as in new window
  1. Burgess, Simon & Turon, Hélène, 2000. "Unemployment Dynamics, Duration and Equilibrium: Evidence from Britain," CEPR Discussion Papers 2490, C.E.P.R. Discussion Papers.
  2. Stephen Nickell & Patricia Jones & Glenda Quintini, 2002. "A Picture of Job Insecurity Facing British Men," Economic Journal, Royal Economic Society, vol. 112(476), pages 1-27, January.
  3. Maddala, G S & Wu, Shaowen, 1999. " A Comparative Study of Unit Root Tests with Panel Data and a New Simple Test," Oxford Bulletin of Economics and Statistics, Department of Economics, University of Oxford, vol. 61(0), pages 631-52, Special I.
  4. Nickell, Stephen & Bell, Brian, 1996. "Changes in the Distribution of Wages and Unemployment in OECD Countries," American Economic Review, American Economic Association, vol. 86(2), pages 302-08, May.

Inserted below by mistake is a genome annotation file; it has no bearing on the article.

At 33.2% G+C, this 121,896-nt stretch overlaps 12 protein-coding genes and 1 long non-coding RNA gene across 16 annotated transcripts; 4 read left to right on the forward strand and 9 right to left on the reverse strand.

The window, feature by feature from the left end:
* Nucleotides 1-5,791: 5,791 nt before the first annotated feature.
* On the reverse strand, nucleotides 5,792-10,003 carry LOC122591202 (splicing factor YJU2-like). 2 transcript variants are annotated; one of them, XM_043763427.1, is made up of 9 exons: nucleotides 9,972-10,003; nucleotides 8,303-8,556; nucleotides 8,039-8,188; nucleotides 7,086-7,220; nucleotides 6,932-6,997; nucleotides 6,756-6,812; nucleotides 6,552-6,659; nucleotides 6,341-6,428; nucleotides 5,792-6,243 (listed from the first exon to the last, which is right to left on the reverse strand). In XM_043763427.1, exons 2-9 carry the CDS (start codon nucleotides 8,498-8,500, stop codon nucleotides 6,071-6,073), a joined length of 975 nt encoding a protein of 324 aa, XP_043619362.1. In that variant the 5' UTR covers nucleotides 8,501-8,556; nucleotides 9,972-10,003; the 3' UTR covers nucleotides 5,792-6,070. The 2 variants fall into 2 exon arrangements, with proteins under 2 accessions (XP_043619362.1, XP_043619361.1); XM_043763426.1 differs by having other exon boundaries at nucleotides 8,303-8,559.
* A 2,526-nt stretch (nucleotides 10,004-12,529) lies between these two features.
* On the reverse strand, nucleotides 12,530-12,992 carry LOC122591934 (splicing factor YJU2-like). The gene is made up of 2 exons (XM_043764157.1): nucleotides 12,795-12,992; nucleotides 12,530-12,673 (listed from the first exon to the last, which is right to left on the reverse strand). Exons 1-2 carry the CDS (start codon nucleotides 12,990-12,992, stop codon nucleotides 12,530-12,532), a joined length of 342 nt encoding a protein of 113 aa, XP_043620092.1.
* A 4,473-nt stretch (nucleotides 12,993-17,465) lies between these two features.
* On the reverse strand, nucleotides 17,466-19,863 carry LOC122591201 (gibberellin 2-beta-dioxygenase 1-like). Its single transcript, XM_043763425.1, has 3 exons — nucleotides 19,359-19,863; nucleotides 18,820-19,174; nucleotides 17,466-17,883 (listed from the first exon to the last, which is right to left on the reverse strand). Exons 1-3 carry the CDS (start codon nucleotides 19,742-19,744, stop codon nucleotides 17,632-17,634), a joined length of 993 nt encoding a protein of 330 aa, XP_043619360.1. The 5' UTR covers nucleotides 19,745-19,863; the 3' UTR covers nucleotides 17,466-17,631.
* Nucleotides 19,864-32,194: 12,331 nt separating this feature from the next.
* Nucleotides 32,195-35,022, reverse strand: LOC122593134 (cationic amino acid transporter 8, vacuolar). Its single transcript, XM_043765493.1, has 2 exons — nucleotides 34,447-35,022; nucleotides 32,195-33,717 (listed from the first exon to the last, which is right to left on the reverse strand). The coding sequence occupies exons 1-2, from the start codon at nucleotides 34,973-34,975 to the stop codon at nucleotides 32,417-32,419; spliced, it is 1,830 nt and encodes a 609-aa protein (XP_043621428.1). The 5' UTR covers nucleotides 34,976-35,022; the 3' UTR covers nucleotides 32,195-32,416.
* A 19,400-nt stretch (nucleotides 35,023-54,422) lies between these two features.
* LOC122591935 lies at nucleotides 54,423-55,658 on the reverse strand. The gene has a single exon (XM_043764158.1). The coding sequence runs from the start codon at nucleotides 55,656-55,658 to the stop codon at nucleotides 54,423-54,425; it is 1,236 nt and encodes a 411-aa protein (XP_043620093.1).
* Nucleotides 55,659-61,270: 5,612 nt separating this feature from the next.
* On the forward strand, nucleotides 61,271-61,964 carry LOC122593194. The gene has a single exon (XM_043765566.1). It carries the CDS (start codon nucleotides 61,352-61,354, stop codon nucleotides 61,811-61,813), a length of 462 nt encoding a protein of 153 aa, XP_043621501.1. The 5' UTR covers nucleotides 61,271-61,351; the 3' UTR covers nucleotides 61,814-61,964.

5. Proudman, James & Redding, Stephen J., 1998. "Persistence and Mobility in International Trade," CEPR Discussion Papers 1802, C.E.P.R. Discussion Papers.
  6. Davis, Donald R. & Weinstein, David E., 1999. "Economic geography and regional production structure: An empirical investigation," European Economic Review, Elsevier, vol. 43(2), pages 379-407, February.
  7. Cameron, Gavin & Muellbauer, John, 1998. "The Housing Market and Regional Commuting and Migration Choices," CEPR Discussion Papers 1945, C.E.P.R. Discussion Papers.
  8. Donald R. Davis & David E. Weinstein, 1998. "An Account of Global Factor Trade," Harvard Institute of Economic Research Working Papers 1849, Harvard - Institute of Economic Research.
  9. Stephen Nickell & Glenda Quintini, 2003. "Nominal wage rigidity and the rate of inflation," Economic Journal, Royal Economic Society, vol. 113(490), pages 762-781, October.
  10. Leamer, Edward E, 1980. "The Leontief Paradox, Reconsidered," Journal of Political Economy, University of Chicago Press, vol. 88(3), pages 495-503, June.
  11. Proudman, J. & Redding, S., 1998. "Evolving Patterns of International Trade," Economics Papers 144, Economics Group, Nuffield College, University of Oxford.
  12. Griliches, Zvi & Hausman, Jerry A., 1986. "Errors in variables in panel data," Journal of Econometrics, Elsevier, vol. 31(1), pages 93-118, February.